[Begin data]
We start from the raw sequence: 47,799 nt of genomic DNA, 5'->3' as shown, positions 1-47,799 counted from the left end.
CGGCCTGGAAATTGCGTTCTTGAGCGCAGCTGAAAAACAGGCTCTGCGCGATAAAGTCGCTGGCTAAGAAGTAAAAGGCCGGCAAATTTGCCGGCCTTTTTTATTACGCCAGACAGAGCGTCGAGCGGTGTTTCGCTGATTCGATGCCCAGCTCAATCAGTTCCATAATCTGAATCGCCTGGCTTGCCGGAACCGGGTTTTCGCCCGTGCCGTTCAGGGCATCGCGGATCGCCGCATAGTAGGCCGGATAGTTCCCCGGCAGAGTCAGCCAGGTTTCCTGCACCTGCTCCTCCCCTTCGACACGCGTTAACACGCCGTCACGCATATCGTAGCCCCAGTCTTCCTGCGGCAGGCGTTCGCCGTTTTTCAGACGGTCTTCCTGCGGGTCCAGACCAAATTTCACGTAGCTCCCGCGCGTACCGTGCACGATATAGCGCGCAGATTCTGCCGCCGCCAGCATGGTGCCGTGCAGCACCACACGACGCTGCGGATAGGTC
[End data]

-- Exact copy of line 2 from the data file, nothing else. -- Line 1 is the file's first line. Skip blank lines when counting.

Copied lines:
CGGCCTGGAAATTGCGTTCTTGAGCGCAGCTGAAAAACAGGCTCTGCGCGATAAAGTCGCTGGCTAAGAAGTAAAAGGCCGGCAAATTTGCCGGCCTTTTTTATTACGCCAGACAGAGCGTCGAGCGGTGTTTCGCTGATTCGATGCCCAGCTCAATCAGTTCCATAATCTGAATCGCCTGGCTTGCCGGAACCGGGTTTTCGCCCGTGCCGTTCAGGGCATCGCGGATCGCCGCATAGTAGGCCGGATAGTTCCCCGGCAGAGTCAGCCAGGTTTCCTGCACCTGCTCCTCCCCTTCGACACGCGTTAACACGCCGTCACGCATATCGTAGCCCCAGTCTTCCTGCGGCAGGCGTTCGCCGTTTTTCAGACGGTCTTCCTGCGGGTCCAGACCAAATTTCACGTAGCTCCCGCGCGTACCGTGCACGATATAGCGCGCAGATTCTGCCGCCGCCAGCATGGTGCCGTGCAGCACCACACGACGCTGCGGATAGGTC